Educator Spotlight: Jen Saarinen
Math teacher in Rhode Island focuses on SEL during remote learning and always
This story is part of a weekly series that celebrates outstanding teachers in our Flipgrid community. Stories by Angela Tewalt.
It was just a nice afternoon at home the other day when Jennifer Saarinen ran into her neighbor’s grandchildren outside.
They were familiar faces. For the past eight years, she’s come to know those kids with a smile or a wave every time they visit Grandma and Grandpa. As a math teacher herself, of course Jennifer always asks the kids about school – how they’re doing, what they like, if they’re happy.
Jennifer is the kind of neighbor that just makes you feel better.
On this happenstance, however, she spoke to the grandkids more earnestly than ever before.
“ ‘Listen,’ I said, ‘I can already tell that you didn’t like distance learning last spring, but I assume it’s going to be even harder for you this fall to ask a new teacher for help,’ ” said Jennifer, who’s school district has begun a hybrid version of learning both at home and in the classroom. “And so I just told her, ‘Reach out to me, ok? I’ll try to help.’
“Even though I’ve never taught her as a student, she might not have an opportunity to get to know her teachers the same way she knows me, and I think having that comfort and guidance is what’s most important right now.”
She did the same thing with an eighth-grade student who reached out to her personally to express how much he was missing physical classroom engagement in remote learning. She wasn’t his teacher for all of his classes, but she coached him through his schedule nonetheless, encouraging him to suggest virtual team meetings, one-on-one video chats to ask questions or a phone call with the superintendent.
Jennifer assured him that, beyond the schoolwork, she was there to support him, to help him advocate for himself and to help talk through the wild emotional learning curve we’re all leaning into today.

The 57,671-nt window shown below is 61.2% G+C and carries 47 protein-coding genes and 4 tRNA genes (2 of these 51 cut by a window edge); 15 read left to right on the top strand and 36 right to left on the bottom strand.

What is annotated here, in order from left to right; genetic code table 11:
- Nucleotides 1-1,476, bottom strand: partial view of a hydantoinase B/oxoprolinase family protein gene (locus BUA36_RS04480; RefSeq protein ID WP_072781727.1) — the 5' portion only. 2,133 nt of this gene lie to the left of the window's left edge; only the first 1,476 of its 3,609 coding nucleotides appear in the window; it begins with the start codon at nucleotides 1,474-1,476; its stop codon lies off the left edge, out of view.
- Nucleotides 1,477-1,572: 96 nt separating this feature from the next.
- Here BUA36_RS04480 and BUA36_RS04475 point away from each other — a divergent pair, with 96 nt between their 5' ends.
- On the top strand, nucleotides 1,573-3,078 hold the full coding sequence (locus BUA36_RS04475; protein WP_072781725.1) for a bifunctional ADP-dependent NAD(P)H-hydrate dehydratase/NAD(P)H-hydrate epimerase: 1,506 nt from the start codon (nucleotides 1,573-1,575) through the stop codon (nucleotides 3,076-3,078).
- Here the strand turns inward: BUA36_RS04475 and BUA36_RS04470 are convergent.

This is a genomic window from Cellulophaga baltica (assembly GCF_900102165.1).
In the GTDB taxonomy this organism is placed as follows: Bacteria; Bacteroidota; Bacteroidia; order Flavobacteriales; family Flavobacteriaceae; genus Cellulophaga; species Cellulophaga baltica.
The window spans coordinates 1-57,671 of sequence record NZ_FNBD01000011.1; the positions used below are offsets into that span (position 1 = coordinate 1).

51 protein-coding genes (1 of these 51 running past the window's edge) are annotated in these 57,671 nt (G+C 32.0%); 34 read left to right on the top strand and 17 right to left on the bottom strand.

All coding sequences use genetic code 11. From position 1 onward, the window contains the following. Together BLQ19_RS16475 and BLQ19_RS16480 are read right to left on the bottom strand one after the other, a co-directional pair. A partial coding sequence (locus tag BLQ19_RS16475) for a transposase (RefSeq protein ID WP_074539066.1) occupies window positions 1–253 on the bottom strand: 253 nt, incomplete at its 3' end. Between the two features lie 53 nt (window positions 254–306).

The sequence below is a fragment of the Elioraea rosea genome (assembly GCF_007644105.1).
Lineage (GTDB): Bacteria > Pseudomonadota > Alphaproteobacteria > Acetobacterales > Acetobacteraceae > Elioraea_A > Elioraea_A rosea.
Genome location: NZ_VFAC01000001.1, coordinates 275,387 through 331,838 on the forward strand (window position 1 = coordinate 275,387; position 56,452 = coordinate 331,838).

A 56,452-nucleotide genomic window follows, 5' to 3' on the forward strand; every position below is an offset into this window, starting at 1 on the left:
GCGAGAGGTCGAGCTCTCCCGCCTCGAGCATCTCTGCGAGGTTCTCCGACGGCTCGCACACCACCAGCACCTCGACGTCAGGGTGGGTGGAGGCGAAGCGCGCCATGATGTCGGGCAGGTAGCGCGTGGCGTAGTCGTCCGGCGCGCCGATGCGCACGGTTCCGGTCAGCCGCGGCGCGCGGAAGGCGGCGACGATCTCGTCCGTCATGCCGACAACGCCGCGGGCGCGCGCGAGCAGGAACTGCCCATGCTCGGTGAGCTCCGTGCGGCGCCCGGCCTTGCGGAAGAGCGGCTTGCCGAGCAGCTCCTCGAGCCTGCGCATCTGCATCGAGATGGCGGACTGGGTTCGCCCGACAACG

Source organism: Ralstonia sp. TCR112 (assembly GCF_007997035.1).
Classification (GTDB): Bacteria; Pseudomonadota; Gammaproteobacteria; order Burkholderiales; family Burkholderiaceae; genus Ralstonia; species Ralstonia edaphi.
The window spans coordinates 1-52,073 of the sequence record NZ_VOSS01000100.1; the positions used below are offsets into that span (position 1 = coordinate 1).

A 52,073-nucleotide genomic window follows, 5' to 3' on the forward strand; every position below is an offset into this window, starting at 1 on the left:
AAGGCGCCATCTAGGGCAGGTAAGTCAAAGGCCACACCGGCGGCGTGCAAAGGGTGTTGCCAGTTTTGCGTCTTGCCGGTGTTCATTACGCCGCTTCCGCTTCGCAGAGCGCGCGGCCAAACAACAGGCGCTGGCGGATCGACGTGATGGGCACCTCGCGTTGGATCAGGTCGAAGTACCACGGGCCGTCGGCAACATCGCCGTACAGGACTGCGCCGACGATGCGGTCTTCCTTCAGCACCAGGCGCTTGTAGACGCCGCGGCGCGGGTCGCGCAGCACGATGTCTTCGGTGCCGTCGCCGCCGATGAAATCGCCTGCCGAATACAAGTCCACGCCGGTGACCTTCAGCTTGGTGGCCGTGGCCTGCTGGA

“My rule is, I don’t always have the answers,” Jennifer says. “But I will figure out who to put you with so you can get more help than what your math teacher might be able to give you. I just think we need to find ways to be a little bit more flexible and check in with the kids. Now more than ever.”
‘Listening and Understanding Right Now’
Jennifer has been teaching middle school in Providence, Rhode Island, for nearly 20 years. She’s the teacher who rearranges classroom furniture, encourages group work and collaborative thinking and writes the words “Choice and Voice” next to math problems on the whiteboard to stimulate self-determination. Comprehension of the work matters, for sure, but just like her neighbors’ grandkids, she’s always looking out for her students, too.
Last winter, pre-pandemic, she took time out of her curriculum to talk with her students about the then-unnamed virus happening in China. She would take screenshots of data being posted on the New York Times and then let the students choose which map or graph they wanted to talk about. Within these informative conversations, she built up a rapport, trust and relationship with her students that fills the empty spaces in remote learning today.
“To me, every single kid has some sort of missing piece – a gap in their social emotional development from what has happened,” Jennifer says. “Even with students who had support and access at home, they still have some real needs, and if we don’t do a good job of listening to understanding what this experience has been like from the students’ perspective since last March, I think we’ll struggle to close those gaps.
“Even as adults, we’re missing those water cooler chats and need to find new ways to see how people are doing. I understand that I’ve got to teach the math – I love the math! – but I would rather spend my time getting to know the kids and their personal experiences right now.”
Jennifer’s energy and compassion for others is completely unassuming. Her ambition and mindfulness, too, is courageously humble, and yet, amid the breadth of her sensitivities, she just wants all of us to be ok.
“I just want to say to my students, go easy on yourself and recognize that it’s hard for everybody,” she says. “You’re trying your best, and we’ve got to have faith that the other people in your school, community, and family are also doing their best.
“And, for all of us, even though we might be spending a lot of our time looking at our computer screens for the next 12 months or so, just be a human.”
Follow Jennifer on Twitter. For more information on social emotional learning, visit the SEL Collection in our Discovery Library.